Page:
Theoretical characterisations of materials, making and disruption of non-place provide a useful starting point for reflecting on the buzzing activity that goes on at Maker Space. The research was conducted in a largely inductive fashion, meditating on the link between the critical scholarship of making physical things and that of place-making/organisation – the intention here is to ‘set the stage’ in terms of this literature – the findings are presented and evaluated against these theoretical ideas in the following sections.
Lively materials and sustainable placemaking
This article draws on a conception of materials and making that emphasises the ability of makers to treat their world as fluid and changeable. Critical of the hylomorphic model of subject-object that has dominated Western thought, Ingold (2012: 438) distinguishes ‘leaky’ things, conceived as ‘gatherings of materials in movement’, from ‘stopped-up’ or ‘completed’ objects which ‘stand over and against the perceiver and block further movement.’ Rooted in a Heideggerian conception of the thing, materials here are regarded as lively rather than passive and inert (Bennett, 2010), as lines of flow (Deleuze and Guatarri, 2004: 451-452) where ‘being something is always on the way to becoming something else’ (Ingold, 2011: 3).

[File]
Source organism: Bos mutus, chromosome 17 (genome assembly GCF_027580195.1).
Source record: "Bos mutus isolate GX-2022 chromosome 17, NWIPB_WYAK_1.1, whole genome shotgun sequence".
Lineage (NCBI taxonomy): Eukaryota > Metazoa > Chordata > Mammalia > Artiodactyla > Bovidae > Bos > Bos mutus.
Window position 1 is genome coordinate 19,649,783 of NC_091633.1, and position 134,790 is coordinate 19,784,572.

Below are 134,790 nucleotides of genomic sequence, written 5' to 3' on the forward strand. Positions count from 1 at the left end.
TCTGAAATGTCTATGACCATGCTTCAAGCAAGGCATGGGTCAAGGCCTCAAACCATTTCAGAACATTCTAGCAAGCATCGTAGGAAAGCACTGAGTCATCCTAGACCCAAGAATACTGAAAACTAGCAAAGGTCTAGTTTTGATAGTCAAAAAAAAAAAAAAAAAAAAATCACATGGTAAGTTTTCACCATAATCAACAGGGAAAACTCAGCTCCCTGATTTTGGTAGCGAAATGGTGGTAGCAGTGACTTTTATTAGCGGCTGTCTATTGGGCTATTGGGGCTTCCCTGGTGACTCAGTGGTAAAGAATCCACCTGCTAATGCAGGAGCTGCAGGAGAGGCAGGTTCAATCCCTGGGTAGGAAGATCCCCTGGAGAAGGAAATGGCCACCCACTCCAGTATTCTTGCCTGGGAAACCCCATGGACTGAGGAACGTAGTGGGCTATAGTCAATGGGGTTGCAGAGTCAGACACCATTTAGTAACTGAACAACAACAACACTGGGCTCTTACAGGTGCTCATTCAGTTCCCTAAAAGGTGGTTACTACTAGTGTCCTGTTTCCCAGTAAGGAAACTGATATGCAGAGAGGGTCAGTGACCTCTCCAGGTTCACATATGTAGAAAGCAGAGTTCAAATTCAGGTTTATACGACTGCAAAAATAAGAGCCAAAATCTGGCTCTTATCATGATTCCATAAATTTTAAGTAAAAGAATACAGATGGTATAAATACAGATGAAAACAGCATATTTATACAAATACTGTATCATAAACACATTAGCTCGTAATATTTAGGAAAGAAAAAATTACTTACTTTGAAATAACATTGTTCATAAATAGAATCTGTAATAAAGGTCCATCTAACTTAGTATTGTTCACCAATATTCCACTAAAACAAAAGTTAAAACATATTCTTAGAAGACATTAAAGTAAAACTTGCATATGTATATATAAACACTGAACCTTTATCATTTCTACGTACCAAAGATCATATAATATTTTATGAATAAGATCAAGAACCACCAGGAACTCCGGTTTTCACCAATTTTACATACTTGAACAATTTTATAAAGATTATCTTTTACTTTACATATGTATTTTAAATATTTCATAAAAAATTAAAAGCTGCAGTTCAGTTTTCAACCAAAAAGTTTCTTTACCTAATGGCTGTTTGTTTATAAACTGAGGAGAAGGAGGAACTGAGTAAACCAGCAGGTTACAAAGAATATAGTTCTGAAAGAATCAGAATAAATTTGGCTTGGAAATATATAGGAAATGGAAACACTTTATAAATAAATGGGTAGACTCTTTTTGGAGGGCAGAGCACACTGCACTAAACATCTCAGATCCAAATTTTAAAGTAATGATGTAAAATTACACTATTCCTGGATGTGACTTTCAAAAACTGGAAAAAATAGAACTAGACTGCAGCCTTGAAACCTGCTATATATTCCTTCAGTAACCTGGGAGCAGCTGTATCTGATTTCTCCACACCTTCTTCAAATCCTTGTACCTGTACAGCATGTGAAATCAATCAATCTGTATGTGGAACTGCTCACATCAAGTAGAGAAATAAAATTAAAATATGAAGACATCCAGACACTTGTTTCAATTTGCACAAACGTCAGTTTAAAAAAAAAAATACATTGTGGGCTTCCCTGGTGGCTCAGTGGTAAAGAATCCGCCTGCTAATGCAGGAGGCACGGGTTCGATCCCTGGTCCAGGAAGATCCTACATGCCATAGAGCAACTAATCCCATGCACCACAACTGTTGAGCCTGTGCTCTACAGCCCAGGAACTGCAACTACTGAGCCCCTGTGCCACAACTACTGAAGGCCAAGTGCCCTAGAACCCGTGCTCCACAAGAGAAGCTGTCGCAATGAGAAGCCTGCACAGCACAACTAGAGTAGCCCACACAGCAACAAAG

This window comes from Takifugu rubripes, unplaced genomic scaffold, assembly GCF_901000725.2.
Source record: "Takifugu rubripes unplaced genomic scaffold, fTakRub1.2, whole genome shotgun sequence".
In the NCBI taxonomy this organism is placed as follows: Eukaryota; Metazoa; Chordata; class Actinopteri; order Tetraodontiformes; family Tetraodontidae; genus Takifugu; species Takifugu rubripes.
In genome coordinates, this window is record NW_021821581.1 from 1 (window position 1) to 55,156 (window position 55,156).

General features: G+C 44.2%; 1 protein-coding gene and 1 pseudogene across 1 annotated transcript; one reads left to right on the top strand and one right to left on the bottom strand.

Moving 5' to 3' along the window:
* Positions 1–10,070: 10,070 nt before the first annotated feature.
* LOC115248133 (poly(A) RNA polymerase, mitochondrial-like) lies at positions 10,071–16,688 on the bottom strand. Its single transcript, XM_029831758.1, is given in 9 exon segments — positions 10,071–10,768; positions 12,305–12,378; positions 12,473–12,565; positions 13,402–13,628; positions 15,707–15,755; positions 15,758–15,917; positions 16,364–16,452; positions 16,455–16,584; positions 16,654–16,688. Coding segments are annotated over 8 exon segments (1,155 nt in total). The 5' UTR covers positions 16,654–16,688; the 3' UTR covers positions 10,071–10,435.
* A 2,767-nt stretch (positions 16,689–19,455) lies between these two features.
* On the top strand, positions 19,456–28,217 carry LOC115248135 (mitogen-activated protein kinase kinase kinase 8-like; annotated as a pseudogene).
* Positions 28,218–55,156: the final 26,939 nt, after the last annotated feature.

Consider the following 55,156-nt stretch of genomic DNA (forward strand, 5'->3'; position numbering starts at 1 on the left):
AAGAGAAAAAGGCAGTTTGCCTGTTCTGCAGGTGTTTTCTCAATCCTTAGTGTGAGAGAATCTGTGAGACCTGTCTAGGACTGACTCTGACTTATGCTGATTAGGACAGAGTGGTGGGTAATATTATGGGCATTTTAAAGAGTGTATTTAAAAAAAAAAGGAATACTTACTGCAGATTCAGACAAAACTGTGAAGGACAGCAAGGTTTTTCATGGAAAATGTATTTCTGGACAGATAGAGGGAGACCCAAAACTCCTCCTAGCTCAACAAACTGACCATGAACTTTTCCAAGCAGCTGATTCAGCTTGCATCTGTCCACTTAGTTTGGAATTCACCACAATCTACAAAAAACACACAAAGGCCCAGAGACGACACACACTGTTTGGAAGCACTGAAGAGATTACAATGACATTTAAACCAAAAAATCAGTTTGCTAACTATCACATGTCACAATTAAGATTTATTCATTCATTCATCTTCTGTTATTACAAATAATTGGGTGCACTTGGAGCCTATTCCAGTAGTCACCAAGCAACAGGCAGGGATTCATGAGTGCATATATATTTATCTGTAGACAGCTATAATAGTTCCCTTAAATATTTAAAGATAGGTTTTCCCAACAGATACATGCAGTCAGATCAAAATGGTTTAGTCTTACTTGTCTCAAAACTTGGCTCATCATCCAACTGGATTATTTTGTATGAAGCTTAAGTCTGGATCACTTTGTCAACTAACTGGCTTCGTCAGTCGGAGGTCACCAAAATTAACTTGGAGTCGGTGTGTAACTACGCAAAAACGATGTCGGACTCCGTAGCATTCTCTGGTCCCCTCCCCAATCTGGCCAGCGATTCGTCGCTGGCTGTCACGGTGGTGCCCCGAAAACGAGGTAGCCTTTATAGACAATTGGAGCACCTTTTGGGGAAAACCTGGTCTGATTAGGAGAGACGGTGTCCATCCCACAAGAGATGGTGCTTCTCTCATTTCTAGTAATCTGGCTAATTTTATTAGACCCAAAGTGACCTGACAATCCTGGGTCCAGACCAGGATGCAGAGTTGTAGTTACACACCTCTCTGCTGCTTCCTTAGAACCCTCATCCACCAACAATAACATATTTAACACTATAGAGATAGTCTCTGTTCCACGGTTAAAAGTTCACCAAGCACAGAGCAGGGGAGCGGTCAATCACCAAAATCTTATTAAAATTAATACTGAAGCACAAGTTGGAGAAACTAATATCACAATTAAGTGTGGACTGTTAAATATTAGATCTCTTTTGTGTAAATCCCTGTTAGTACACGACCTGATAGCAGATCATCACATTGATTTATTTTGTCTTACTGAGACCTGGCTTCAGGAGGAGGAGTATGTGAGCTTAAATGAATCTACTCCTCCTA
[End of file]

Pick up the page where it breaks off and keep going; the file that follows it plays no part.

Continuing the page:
Within this conceptualisation, making, defined generally as ‘the composition and/or manipulation of materials that brings into being new or revised objects’ (Carr and Gibson, 2016: 302), becomes very distinctly a conversation rather than the imposition of pre-conceived notions of form on inert matter. Making is a fluid, ultimately political correspondence that pays attention to materials in a way that ‘transcends their configuration as things or objects at a singular point in time’ (Carr and Gibson, 2016: 302). Those who make, it is implied, are able to shift from what is to what could be; they are well equipped to deal creatively with the contingencies thrown up by ecological crisis, countering a high throughput production model where everyday life is enacted – rather emptily – through ‘finished’, readily disposable objects.